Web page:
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Since US dollar has global reserve currency status meaning that other countries need to keep a certain amount of US dollar as reserves.

There's a narrative that being a reserve currency, if US prints money, since the base amount is huge due to other countries saving it, the impact on domestic inflation will effectively be diluted. And the following implication is that for US, printing its way out of a recession is relatively more viable in comparison to other countries.

What advantage does having reserve currency status bring for US dollars in comparison to other foreign currencies?

Is there a more formal economic theory(or school of thought) that has a similar narrative and what are some common objections?

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What advantage does having reserve currency status bring for US dollars in comparison to other foreign currencies?

There are several advantages of being country that issues reserve currency:

  • Increase in seignorage revenue for issuer. For example, there are some estimates that show that $10\%$ increase in Euro reserves (Euro is one of the main reserve currencies beside dollar) can lead to extra seignorage revenue of about $0.5\%$ GDP (see Blanchard et al Macroeconomics pp 541).
  • Country benefits from less exchange rate risk, since trade is sometimes settled in terms of reserve currencies circumventing forex market. (see Obstfeld 2019).
  • It lowers country's borrowing costs (Warnock, 2010).
  • The extra demand on forex markets rises dollars purchasing power

There might be some other benefits but I think the above summarises the major ones.

Is there a more formal economic theory(or school of thought) that has a similar narrative and what are some common objections?

I am not aware of any serious economists having such narrative. There is no evidence that having reserve currency would make 'printing your way out of recession' more viable. That does not even make sense.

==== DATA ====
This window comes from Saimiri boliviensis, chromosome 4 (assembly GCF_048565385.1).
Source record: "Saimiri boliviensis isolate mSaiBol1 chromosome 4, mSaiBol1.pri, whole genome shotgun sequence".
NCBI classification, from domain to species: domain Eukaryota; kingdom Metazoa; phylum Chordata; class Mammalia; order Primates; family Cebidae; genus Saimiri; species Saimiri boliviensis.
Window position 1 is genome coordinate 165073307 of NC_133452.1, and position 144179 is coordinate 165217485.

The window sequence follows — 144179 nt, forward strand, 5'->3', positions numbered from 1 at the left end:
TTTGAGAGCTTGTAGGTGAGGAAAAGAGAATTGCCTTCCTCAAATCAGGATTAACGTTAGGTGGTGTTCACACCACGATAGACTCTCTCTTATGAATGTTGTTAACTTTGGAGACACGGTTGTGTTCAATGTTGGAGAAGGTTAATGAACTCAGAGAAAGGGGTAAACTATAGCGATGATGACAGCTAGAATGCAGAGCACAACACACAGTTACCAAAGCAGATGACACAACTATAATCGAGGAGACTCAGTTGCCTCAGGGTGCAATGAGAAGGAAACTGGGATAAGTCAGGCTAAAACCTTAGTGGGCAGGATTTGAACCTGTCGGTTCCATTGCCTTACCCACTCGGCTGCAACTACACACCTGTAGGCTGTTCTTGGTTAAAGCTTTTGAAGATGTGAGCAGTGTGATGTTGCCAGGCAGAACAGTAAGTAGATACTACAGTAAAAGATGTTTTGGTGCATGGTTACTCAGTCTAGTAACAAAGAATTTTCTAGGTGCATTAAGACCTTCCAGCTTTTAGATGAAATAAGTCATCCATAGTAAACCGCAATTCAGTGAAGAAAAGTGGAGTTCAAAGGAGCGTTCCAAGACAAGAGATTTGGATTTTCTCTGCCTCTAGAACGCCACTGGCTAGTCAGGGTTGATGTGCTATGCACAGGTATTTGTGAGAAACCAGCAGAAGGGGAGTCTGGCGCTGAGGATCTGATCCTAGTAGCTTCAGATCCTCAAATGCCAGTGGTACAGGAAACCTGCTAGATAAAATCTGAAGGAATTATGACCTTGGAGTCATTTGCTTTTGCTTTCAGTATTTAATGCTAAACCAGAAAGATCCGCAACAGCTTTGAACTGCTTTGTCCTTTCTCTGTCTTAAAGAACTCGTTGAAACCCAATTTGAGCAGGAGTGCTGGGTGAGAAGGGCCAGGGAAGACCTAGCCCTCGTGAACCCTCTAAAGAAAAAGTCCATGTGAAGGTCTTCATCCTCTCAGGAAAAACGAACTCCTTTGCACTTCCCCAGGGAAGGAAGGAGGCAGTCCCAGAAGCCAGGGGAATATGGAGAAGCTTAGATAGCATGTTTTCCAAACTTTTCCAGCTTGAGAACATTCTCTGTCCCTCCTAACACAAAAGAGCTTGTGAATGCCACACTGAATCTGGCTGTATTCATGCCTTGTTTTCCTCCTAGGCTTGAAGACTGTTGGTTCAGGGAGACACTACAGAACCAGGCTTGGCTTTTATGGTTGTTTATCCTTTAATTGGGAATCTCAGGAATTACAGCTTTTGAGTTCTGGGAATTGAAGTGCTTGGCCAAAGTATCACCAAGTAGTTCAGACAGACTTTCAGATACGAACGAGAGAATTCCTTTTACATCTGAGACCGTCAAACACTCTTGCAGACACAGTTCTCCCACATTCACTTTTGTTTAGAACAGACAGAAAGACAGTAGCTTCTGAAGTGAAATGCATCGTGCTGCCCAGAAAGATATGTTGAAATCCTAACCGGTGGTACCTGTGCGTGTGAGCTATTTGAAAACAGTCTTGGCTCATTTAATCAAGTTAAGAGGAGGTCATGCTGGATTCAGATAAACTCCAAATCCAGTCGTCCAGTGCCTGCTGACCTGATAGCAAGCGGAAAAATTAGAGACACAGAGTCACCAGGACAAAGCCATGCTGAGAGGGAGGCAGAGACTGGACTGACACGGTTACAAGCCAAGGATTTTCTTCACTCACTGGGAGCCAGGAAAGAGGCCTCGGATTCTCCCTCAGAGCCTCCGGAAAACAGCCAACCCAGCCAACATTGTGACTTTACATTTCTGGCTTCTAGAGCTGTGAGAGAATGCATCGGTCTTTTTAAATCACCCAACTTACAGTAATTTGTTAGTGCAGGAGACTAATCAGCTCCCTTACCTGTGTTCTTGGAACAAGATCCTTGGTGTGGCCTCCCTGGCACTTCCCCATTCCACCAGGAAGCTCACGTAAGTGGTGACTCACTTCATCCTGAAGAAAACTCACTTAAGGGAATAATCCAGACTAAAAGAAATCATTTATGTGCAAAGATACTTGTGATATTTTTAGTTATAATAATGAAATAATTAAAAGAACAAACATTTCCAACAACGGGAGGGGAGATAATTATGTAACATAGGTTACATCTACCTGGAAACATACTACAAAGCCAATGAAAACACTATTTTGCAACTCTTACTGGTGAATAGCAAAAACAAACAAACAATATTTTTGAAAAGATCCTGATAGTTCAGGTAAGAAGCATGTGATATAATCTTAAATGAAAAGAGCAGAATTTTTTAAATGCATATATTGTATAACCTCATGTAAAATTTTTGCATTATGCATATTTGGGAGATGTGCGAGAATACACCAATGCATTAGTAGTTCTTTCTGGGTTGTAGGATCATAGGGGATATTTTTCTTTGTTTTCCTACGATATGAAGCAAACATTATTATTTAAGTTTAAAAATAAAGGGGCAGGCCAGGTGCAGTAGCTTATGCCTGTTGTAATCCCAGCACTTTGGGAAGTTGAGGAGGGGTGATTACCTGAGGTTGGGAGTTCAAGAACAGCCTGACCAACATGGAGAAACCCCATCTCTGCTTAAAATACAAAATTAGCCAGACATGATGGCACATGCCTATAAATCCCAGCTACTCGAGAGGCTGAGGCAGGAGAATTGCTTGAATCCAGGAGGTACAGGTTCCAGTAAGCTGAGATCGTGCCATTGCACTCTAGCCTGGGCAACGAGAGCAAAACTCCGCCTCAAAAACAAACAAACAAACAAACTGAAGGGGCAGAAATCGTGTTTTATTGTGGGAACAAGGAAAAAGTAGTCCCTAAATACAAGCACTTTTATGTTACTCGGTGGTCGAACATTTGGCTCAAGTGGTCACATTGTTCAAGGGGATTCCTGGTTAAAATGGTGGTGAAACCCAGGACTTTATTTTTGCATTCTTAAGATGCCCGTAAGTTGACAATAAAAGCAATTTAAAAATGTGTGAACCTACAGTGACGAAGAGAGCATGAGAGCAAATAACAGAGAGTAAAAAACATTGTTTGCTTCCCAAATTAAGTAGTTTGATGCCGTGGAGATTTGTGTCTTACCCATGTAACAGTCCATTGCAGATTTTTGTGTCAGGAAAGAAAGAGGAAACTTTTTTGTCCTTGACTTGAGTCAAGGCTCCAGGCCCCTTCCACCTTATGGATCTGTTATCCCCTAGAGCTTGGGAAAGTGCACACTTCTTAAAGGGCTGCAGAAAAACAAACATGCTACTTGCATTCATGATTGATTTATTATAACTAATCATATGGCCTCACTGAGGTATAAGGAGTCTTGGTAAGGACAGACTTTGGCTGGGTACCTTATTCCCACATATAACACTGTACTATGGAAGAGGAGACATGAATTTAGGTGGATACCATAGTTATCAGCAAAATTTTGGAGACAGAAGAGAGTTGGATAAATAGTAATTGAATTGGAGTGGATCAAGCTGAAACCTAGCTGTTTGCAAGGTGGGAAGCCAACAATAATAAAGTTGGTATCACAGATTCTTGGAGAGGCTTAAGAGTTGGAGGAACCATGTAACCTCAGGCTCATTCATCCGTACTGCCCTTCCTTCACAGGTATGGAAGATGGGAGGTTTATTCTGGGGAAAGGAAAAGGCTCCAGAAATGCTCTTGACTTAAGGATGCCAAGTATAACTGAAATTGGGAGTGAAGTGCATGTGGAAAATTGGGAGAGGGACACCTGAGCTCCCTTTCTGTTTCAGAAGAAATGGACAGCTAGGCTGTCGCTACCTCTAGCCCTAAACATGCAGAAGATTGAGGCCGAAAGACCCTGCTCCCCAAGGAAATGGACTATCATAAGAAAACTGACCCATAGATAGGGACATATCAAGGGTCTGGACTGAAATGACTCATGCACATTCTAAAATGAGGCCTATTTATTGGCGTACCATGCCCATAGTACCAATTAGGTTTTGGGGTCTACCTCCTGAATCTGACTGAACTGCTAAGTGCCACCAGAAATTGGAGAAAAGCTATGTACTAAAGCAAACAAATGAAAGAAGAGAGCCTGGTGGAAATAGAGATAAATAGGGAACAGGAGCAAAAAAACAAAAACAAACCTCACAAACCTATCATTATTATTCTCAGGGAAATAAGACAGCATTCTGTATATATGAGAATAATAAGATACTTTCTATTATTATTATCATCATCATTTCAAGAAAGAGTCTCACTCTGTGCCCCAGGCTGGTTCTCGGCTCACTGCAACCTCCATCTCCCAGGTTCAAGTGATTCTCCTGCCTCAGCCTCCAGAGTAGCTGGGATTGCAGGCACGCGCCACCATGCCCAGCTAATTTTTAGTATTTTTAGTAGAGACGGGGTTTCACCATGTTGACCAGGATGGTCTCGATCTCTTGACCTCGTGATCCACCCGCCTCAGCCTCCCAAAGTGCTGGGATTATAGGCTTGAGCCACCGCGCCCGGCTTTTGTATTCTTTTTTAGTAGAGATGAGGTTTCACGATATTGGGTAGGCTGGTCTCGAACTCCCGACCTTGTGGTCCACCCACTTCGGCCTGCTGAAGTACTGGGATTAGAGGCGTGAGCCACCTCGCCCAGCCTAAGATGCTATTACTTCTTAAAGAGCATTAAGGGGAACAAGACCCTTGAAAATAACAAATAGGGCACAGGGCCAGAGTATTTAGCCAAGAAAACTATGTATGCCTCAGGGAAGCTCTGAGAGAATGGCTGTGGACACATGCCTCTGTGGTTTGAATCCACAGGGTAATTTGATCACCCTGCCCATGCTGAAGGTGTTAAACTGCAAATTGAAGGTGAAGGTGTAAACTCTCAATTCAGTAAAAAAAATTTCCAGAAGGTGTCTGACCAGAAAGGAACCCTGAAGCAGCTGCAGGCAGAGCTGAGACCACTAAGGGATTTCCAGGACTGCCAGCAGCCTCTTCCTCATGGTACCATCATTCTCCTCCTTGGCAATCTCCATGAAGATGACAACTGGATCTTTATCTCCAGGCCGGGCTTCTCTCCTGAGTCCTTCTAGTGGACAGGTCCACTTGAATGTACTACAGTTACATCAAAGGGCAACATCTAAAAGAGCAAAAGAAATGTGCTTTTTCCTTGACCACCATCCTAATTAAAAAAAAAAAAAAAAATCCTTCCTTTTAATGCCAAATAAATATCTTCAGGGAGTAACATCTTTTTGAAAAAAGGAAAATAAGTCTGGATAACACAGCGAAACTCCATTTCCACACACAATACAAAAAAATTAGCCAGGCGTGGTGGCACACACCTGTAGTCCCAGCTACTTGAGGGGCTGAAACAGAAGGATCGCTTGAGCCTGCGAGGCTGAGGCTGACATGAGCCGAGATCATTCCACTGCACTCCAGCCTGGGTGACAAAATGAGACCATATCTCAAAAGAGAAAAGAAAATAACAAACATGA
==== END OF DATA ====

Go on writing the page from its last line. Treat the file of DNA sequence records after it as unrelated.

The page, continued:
Monetary policy stimulates (open) economy in two ways. First, by rising prices since typically high unemployment is and low output is a result of nominal rigidities such as sticky wages (see discussion in Romer Advanced Macroeconomics ch 6). Inflation forces people to take real cut from their wages even if their nominal wages remain same. Next in open economy monetary expansion makes currency depreciate which in stimulates exports because it makes country's products relatively more cheaper to that of their trading partners (ceteris paribus).

This is in no way impeded by country not being an issuer of world's reserve currency. There are some benefits of issuing reserve currency when it comes to monetary policy, but as explained in Obstfeld (2019), the main one is that it allows the central bank to affect and help to stabilize global asset prices. So it means that such country can engage in macroprudential policy on more global scale. In addition, as discussed in the same source having reserve currency puts downward pressure on import prices. However, none of these make expansionary monetary policy more viable per se. Being able to do macroprudential policy on international scale is helpful but mainly to the extent that the crisis country faces is global. Downward pressure on import prices might actually even lead to less stimulation of an economy, as that means imports won't fall as much so some of the extra aggregate demand will be directed toward foreign products and stimulate foreign economy (although it is not end of the world either since increase in output in foreign economy will also increase their respective demand for both domestic and foreign goods).

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